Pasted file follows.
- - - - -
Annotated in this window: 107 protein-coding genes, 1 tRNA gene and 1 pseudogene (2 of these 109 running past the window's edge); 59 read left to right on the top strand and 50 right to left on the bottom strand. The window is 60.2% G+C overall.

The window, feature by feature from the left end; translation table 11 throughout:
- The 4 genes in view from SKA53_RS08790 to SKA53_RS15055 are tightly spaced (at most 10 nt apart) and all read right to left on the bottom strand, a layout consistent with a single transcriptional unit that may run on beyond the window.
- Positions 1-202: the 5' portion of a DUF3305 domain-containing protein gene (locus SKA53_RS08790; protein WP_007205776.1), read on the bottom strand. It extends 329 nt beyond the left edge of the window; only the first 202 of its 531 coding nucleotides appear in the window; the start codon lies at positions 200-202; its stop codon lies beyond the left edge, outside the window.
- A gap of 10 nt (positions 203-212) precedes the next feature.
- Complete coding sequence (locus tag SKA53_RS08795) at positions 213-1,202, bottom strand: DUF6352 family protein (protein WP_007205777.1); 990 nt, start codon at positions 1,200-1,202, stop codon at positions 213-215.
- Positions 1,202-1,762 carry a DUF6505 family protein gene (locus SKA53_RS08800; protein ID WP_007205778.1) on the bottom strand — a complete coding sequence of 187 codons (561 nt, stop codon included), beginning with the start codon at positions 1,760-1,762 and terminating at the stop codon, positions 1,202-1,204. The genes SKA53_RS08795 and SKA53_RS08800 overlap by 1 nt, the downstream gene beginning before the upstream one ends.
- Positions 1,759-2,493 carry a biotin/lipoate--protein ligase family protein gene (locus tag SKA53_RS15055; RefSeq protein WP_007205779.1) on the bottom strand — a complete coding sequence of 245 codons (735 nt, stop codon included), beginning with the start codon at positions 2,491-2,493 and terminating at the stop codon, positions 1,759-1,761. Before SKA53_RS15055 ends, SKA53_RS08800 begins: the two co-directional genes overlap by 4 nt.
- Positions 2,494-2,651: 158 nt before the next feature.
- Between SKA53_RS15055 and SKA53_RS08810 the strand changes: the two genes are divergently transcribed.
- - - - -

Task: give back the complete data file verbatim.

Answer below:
Annotated in this window: 107 protein-coding genes, 1 tRNA gene and 1 pseudogene (2 of these 109 running past the window's edge); 59 read left to right on the top strand and 50 right to left on the bottom strand. The window is 60.2% G+C overall.

The window, feature by feature from the left end; translation table 11 throughout:
- The 4 genes in view from SKA53_RS08790 to SKA53_RS15055 are tightly spaced (at most 10 nt apart) and all read right to left on the bottom strand, a layout consistent with a single transcriptional unit that may run on beyond the window.
- Positions 1-202: the 5' portion of a DUF3305 domain-containing protein gene (locus SKA53_RS08790; protein WP_007205776.1), read on the bottom strand. It extends 329 nt beyond the left edge of the window; only the first 202 of its 531 coding nucleotides appear in the window; the start codon lies at positions 200-202; its stop codon lies beyond the left edge, outside the window.
- A gap of 10 nt (positions 203-212) precedes the next feature.
- Complete coding sequence (locus tag SKA53_RS08795) at positions 213-1,202, bottom strand: DUF6352 family protein (protein WP_007205777.1); 990 nt, start codon at positions 1,200-1,202, stop codon at positions 213-215.
- Positions 1,202-1,762 carry a DUF6505 family protein gene (locus SKA53_RS08800; protein ID WP_007205778.1) on the bottom strand — a complete coding sequence of 187 codons (561 nt, stop codon included), beginning with the start codon at positions 1,760-1,762 and terminating at the stop codon, positions 1,202-1,204. The genes SKA53_RS08795 and SKA53_RS08800 overlap by 1 nt, the downstream gene beginning before the upstream one ends.
- Positions 1,759-2,493 carry a biotin/lipoate--protein ligase family protein gene (locus tag SKA53_RS15055; RefSeq protein WP_007205779.1) on the bottom strand — a complete coding sequence of 245 codons (735 nt, stop codon included), beginning with the start codon at positions 2,491-2,493 and terminating at the stop codon, positions 1,759-1,761. Before SKA53_RS15055 ends, SKA53_RS08800 begins: the two co-directional genes overlap by 4 nt.
- Positions 2,494-2,651: 158 nt before the next feature.
- Between SKA53_RS15055 and SKA53_RS08810 the strand changes: the two genes are divergently transcribed.